Genesis 1-11 traces the blessing recorded in Genesis 1:28-30. The genealogies show people being fruitful and multiplying. At the same time these chapters depict the advance of sin, first in the disobedience of Adam and Eve, then in Cain's murder of his brother Abel, and finally in the escalation of violence and corruption that results in the flood. After the flood, the people not only continue their movement away from God but make a vain attempt to reestablish his presence by building a stairway for him to come down from heaven and be worshiped on earth (the Tower of Babel).

Now in addition to the problem of bringing people back to God (Eden problem), there is the problem of restoring the lost knowledge of what God is like (Babel problem). Human initiative, first by Adam and Eve, then by the builders of Babel, has had devastating results. God's covenant with Abraham represents God's initiative to provide a means by which God can reveal himself to the world through Abraham and his family and how the entire world could be blessed through them. The covenant blessings that serve as benefits to Abraham and his family are extensions of the original blessings in Genesis 1. The patriarchal narratives in Genesis 12-50 trace the advance of the covenant and its blessings and, at the same time, show the many obstacles. As these obstacles are overcome, one by one, God demonstrates his mastery.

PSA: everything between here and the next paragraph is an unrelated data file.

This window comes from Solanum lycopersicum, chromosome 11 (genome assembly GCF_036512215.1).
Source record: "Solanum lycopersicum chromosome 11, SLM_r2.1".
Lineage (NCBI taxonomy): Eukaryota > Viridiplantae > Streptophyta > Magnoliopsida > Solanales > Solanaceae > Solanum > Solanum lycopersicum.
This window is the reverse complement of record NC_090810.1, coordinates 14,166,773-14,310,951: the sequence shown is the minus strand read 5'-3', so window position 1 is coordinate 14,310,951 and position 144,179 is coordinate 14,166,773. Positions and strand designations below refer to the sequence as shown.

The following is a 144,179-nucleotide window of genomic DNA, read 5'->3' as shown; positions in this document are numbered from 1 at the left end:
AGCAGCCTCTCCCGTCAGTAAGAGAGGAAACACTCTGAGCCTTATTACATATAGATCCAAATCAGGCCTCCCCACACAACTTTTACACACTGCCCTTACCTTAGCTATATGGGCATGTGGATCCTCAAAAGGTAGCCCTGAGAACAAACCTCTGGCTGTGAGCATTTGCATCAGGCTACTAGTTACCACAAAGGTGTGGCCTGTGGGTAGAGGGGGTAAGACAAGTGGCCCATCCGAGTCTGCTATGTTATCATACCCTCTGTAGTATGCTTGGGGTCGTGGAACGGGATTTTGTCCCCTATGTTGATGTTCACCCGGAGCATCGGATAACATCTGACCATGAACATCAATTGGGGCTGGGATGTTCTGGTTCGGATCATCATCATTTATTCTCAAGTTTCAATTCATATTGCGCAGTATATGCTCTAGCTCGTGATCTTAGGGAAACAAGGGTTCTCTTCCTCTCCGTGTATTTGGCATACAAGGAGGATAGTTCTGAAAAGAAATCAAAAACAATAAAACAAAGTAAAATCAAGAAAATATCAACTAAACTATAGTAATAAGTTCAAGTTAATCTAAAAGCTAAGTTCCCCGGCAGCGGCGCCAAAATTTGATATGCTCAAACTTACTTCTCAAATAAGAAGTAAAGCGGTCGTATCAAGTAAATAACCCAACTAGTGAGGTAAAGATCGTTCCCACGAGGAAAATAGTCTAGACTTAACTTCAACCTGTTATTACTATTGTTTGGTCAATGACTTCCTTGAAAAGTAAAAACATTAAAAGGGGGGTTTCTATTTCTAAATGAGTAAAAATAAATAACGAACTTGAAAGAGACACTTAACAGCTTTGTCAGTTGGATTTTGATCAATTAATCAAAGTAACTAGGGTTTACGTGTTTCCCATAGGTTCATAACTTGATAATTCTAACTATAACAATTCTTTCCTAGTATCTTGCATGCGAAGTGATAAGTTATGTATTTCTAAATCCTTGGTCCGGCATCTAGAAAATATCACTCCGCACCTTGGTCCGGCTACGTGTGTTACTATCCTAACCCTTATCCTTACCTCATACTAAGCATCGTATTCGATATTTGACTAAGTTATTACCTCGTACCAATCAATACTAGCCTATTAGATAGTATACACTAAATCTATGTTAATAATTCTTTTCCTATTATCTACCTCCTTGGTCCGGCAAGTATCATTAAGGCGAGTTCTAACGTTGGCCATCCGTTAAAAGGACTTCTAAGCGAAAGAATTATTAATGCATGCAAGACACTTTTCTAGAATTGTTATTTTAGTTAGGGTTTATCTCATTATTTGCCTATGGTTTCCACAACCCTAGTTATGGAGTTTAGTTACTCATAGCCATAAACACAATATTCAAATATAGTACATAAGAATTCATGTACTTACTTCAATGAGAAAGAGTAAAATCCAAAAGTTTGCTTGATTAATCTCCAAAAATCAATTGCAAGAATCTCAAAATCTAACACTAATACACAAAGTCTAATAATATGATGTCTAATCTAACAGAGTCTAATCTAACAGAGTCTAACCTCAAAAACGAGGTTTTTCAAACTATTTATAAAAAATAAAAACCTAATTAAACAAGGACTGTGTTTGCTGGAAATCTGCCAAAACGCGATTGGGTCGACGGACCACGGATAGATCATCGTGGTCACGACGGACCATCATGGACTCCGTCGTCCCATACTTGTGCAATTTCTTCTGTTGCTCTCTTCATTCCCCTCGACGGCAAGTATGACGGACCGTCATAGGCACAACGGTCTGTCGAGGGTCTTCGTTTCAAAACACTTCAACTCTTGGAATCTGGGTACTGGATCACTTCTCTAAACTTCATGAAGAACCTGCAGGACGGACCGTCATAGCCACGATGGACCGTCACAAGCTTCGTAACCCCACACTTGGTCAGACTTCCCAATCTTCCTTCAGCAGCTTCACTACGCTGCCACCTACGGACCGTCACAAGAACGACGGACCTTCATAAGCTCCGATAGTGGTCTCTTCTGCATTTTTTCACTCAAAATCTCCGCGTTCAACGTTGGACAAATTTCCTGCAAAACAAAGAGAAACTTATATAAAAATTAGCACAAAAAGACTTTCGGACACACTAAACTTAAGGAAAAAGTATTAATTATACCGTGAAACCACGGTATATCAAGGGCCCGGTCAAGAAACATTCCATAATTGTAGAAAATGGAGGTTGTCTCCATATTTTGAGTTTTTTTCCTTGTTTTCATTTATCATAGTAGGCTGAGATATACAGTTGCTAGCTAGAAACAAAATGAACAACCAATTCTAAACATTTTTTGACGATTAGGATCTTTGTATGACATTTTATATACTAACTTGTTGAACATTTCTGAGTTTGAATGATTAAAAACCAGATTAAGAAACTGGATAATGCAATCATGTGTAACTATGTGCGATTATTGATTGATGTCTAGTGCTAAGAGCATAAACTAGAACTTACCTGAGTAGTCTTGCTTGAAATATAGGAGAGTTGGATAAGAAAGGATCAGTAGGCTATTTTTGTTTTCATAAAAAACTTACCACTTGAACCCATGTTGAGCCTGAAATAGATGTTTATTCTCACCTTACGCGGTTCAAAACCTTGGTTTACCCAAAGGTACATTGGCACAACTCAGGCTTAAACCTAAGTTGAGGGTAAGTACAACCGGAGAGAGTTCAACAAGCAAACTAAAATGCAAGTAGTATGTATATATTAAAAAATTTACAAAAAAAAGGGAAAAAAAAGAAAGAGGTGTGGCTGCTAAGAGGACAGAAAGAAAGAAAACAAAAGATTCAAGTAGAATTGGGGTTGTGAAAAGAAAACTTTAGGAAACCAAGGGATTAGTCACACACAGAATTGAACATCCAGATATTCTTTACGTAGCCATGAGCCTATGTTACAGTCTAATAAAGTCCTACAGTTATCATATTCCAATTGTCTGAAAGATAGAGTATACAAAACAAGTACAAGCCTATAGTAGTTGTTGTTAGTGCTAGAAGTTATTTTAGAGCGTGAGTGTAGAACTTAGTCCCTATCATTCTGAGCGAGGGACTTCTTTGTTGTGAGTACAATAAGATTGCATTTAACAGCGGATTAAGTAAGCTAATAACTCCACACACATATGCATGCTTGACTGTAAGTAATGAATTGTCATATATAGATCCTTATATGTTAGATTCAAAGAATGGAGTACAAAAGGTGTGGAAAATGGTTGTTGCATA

Gen. 1:28: "Be fruitful and increase in number."

Gen. 12:3: "All peoples on earth will be blessed through you [Abraham]."

Gen. 50:20: "You intended to harm me, but God intended it for good to accomplish ... the saving of many lives."


Key Concepts

* The law is part of God's revelation of himself; giving it is an act of grace.

* God's presence comes on his terms and in his time.

* Deliverance is God's business.

* "Then you will know that I am the Lord your God."

Key Terms

Exodus-When God delivers the people of Israel from slavery in Egypt and brings them to the land he promised them.

Plagues-Ten acts of judgment against Egypt to persuade the Egyptians to let the Israelites leave.

Passover-The commemoration of the tenth plague when God punished the Egyptians with death of their firstborn sons but spared the Israelites.

Decalogue-Another name for the Ten Commandments-the central laws that God gave to Moses on stone tablets.

Election-God's choice of individuals or groups to serve as his people in relationship with him.